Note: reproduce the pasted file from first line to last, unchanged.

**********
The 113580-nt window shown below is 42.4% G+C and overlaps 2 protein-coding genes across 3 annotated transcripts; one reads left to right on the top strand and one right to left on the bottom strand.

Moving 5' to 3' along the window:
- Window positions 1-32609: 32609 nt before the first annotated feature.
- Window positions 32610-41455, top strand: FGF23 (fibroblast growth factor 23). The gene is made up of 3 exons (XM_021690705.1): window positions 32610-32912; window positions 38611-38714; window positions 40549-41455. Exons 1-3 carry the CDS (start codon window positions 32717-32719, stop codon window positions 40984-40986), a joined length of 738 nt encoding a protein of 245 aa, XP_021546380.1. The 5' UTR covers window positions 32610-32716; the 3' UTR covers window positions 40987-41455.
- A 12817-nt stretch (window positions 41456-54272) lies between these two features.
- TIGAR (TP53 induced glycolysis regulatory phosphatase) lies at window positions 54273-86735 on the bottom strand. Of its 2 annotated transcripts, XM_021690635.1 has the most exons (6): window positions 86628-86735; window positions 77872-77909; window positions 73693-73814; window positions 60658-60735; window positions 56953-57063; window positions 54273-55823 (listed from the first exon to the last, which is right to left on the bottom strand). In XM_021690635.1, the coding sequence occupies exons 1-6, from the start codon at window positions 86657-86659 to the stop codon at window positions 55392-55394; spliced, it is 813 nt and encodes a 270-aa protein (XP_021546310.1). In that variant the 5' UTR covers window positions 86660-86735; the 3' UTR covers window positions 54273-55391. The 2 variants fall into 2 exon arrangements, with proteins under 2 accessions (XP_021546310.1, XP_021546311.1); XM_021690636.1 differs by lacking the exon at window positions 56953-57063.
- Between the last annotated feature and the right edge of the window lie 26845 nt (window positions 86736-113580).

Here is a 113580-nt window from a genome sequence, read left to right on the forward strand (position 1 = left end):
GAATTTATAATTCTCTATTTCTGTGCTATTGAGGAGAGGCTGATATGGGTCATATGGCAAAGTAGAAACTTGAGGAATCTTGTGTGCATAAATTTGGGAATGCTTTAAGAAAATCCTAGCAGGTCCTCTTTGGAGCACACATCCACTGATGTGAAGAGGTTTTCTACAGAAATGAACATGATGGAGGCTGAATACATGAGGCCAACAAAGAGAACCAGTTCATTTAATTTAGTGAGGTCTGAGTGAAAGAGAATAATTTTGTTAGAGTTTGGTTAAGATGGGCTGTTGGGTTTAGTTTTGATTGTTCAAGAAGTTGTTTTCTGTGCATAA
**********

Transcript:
The 113580-nt window shown below is 42.4% G+C and overlaps 2 protein-coding genes across 3 annotated transcripts; one reads left to right on the top strand and one right to left on the bottom strand.

Moving 5' to 3' along the window:
- Window positions 1-32609: 32609 nt before the first annotated feature.
- Window positions 32610-41455, top strand: FGF23 (fibroblast growth factor 23). The gene is made up of 3 exons (XM_021690705.1): window positions 32610-32912; window positions 38611-38714; window positions 40549-41455. Exons 1-3 carry the CDS (start codon window positions 32717-32719, stop codon window positions 40984-40986), a joined length of 738 nt encoding a protein of 245 aa, XP_021546380.1. The 5' UTR covers window positions 32610-32716; the 3' UTR covers window positions 40987-41455.
- A 12817-nt stretch (window positions 41456-54272) lies between these two features.
- TIGAR (TP53 induced glycolysis regulatory phosphatase) lies at window positions 54273-86735 on the bottom strand. Of its 2 annotated transcripts, XM_021690635.1 has the most exons (6): window positions 86628-86735; window positions 77872-77909; window positions 73693-73814; window positions 60658-60735; window positions 56953-57063; window positions 54273-55823 (listed from the first exon to the last, which is right to left on the bottom strand). In XM_021690635.1, the coding sequence occupies exons 1-6, from the start codon at window positions 86657-86659 to the stop codon at window positions 55392-55394; spliced, it is 813 nt and encodes a 270-aa protein (XP_021546310.1). In that variant the 5' UTR covers window positions 86660-86735; the 3' UTR covers window positions 54273-55391. The 2 variants fall into 2 exon arrangements, with proteins under 2 accessions (XP_021546310.1, XP_021546311.1); XM_021690636.1 differs by lacking the exon at window positions 56953-57063.
- Between the last annotated feature and the right edge of the window lie 26845 nt (window positions 86736-113580).

Here is a 113580-nt window from a genome sequence, read left to right on the forward strand (position 1 = left end):
GAATTTATAATTCTCTATTTCTGTGCTATTGAGGAGAGGCTGATATGGGTCATATGGCAAAGTAGAAACTTGAGGAATCTTGTGTGCATAAATTTGGGAATGCTTTAAGAAAATCCTAGCAGGTCCTCTTTGGAGCACACATCCACTGATGTGAAGAGGTTTTCTACAGAAATGAACATGATGGAGGCTGAATACATGAGGCCAACAAAGAGAACCAGTTCATTTAATTTAGTGAGGTCTGAGTGAAAGAGAATAATTTTGTTAGAGTTTGGTTAAGATGGGCTGTTGGGTTTAGTTTTGATTGTTCAAGAAGTTGTTTTCTGTGCATAA